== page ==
Mark Brown The Hockey Writers
Another Slow Start Ruins Coyotes
In this forgettable season, there have been several factors leading to the decline of the Arizona Coyotes.
Too many giveaways in inopportune times and poor puck management are the main culprits. Add to this list the reality of slow starts. In a majority of games this season, the Coyotes fell behind quickly and struggled to compensate.
That recurring pattern transpired again Thursday night at home.
Allowing the visiting Montreal Canadiens to jump out to an early two-goal lead, the Coyotes again grappled to remain in the game. Despite a comeback and actually gaining a lead, the Coyotes continue to decline. Against Montreal, they displayed similar maladies which characterized their season. The latest defeat, a 5-4 overtime loss to the Habs at home Thursday night before 14,098 in Gila River Arena, proved the Coyotes are not ready for prime time.
A Fast Start Needed
In their last home game, Feb. 2 against Chicago, the Coyotes fell behind 3-0 after the first period. Against Montreal, two goals in the opening session helped the Coyotes dig a deep hole. So anemic was the Coyotes’ offense in response, Arizona managed only three shots on net for the opening 15 minutes of this game.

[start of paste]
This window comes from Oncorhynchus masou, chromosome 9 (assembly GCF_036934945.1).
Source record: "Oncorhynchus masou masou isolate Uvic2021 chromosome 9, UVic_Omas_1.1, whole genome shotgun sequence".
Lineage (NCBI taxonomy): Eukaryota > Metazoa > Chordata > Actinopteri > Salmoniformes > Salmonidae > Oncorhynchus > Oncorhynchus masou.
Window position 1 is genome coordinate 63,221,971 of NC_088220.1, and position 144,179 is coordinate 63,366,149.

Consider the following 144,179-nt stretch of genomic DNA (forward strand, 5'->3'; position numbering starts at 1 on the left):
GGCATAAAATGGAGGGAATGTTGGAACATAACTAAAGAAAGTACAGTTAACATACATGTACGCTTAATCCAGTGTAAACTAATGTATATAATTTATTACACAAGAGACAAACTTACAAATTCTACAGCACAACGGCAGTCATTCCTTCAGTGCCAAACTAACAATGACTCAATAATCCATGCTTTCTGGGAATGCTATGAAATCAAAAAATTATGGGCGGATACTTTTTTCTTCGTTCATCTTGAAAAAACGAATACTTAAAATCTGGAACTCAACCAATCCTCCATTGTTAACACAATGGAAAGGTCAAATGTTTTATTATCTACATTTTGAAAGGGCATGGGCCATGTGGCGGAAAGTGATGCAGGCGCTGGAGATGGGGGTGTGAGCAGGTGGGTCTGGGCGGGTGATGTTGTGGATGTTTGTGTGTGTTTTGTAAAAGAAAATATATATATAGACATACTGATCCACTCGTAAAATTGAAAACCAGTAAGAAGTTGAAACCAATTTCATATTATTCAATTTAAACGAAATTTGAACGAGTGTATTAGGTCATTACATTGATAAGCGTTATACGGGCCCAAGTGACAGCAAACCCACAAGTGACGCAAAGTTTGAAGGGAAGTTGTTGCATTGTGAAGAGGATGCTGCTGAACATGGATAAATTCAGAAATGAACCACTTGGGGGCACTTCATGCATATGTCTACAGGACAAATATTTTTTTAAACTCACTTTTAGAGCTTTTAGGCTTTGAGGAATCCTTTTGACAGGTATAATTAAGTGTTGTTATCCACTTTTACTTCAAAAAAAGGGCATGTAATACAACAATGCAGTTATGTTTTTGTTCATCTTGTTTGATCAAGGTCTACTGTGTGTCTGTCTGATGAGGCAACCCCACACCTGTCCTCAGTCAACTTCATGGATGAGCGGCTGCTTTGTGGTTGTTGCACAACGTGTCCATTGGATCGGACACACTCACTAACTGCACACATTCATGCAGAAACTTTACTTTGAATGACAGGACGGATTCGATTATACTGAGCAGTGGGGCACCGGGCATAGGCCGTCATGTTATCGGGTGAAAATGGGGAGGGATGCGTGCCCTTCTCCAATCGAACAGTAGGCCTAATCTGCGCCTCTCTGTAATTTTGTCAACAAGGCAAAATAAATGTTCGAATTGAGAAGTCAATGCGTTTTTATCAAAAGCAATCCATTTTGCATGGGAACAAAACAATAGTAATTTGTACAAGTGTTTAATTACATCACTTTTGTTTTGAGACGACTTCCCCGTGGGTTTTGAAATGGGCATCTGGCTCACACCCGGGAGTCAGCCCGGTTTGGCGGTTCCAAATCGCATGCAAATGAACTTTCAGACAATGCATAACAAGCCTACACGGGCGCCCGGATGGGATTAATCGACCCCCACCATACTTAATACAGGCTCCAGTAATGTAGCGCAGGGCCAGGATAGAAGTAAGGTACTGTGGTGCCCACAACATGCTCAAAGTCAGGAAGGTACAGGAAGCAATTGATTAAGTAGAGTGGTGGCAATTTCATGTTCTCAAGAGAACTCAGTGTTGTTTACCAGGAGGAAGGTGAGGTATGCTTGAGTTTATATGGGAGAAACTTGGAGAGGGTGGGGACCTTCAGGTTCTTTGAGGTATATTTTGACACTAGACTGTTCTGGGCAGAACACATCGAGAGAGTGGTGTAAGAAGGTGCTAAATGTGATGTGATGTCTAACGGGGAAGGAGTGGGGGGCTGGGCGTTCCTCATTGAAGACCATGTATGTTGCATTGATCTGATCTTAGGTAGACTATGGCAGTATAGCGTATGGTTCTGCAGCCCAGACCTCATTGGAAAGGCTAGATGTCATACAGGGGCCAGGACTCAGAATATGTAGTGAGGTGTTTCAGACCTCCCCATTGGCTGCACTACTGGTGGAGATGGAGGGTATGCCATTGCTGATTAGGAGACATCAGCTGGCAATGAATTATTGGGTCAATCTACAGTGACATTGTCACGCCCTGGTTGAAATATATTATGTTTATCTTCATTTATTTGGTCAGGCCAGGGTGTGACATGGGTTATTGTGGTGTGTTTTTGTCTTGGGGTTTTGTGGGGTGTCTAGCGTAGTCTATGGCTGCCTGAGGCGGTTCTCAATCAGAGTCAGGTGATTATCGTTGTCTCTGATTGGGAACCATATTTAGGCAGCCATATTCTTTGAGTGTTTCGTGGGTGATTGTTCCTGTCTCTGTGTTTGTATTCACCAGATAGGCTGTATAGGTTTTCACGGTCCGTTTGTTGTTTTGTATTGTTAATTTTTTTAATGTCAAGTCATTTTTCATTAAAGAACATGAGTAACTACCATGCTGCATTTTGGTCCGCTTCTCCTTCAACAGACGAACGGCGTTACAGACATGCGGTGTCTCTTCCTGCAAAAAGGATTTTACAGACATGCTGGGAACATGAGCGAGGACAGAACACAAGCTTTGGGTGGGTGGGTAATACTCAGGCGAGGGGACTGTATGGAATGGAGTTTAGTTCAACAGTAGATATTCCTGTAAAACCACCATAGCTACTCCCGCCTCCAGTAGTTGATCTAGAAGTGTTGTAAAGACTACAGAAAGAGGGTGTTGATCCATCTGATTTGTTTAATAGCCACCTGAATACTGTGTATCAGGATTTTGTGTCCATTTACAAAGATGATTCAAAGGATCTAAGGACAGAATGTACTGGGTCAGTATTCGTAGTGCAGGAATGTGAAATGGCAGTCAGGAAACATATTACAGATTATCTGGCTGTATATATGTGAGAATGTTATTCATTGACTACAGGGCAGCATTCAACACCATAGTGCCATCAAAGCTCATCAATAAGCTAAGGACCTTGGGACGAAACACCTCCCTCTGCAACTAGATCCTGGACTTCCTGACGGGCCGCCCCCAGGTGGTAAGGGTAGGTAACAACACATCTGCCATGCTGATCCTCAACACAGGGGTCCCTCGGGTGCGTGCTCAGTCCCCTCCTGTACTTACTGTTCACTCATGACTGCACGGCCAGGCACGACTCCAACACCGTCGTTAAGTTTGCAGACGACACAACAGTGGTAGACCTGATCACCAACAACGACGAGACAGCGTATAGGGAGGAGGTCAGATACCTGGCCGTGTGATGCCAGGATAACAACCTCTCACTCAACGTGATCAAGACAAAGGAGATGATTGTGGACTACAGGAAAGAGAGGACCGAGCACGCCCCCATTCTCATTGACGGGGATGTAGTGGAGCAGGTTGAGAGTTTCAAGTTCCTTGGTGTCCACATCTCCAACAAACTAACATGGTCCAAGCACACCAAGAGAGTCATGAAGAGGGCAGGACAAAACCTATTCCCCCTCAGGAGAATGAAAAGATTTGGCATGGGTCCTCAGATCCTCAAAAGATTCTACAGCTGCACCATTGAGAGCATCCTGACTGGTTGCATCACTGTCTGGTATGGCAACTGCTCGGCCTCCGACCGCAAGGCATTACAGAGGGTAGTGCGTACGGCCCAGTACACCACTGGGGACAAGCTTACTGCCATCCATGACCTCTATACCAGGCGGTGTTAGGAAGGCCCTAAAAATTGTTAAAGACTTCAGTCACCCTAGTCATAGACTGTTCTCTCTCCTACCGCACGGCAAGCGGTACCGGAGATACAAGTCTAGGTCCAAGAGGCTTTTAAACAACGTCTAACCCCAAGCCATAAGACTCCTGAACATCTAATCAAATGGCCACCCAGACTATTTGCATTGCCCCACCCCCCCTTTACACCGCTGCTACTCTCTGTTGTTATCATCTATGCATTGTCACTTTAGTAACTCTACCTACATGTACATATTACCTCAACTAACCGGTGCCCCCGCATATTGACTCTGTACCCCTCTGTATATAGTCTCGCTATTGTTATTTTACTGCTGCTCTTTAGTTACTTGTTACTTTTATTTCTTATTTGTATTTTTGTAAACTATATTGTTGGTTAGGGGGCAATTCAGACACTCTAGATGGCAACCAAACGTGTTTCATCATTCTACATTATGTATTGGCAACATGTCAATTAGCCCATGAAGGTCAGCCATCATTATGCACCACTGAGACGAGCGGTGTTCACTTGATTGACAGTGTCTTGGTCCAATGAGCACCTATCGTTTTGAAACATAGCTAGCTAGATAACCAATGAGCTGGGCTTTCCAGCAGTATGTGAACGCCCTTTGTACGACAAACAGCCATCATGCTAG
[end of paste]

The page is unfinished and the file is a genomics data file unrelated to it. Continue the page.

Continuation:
Despite gaining a one-goal lead after two periods, the Coyotes let the Canadiens back and took a low energy level to new heights.
“Let’s be honest, we didn’t deserve that lead,” Arizona coach Dave Tippett told The Hockey Writers. “Our effort was not even close. We knew Montreal would be a desperate team, and we talked about that. We simply did not react.”
Defenseman Alex Goligoski took Tippett’s words to another level. Goligoski’s short-handed goal late in the second period gave the Coyotes a 3-2 lead, but the overall play of his team was far from acceptable.
“This is just about being professional,” he said. “Good teams know how to play with a lead. Overall, I thought we didn’t have any momentum throughout the game.”
Words coming from the Coyotes dressing room, these days, sound like a broken record. Empty phrases like, ”we need to get better,” and “there’s time to work on things,” ring hollow. With two months remaining in the season, the time is clearly past for these kinds of excuses.
What Tippett will try and do over the Coyotes’ remaining 30 games is sustain some kind of cohesion. Whether that means a quicker start to games, the ability to take care of the puck or generate enough scoring chances through solid fore-checking, the burden remains on the players.
The Future Does Not Look Promising
Immediately, players should grasp the moment. Futile starts like the recent home games against Chicago and Montreal will only dig a deeper abyss.
“We can’t let down during any part of the game,” said Christian Dvorak, who chipped with his first two-goal, NHL game against the Canadiens. “We need to get off to a good start and be ready when the puck drops.”
These days for the Coyotes, that’s easier said than done.
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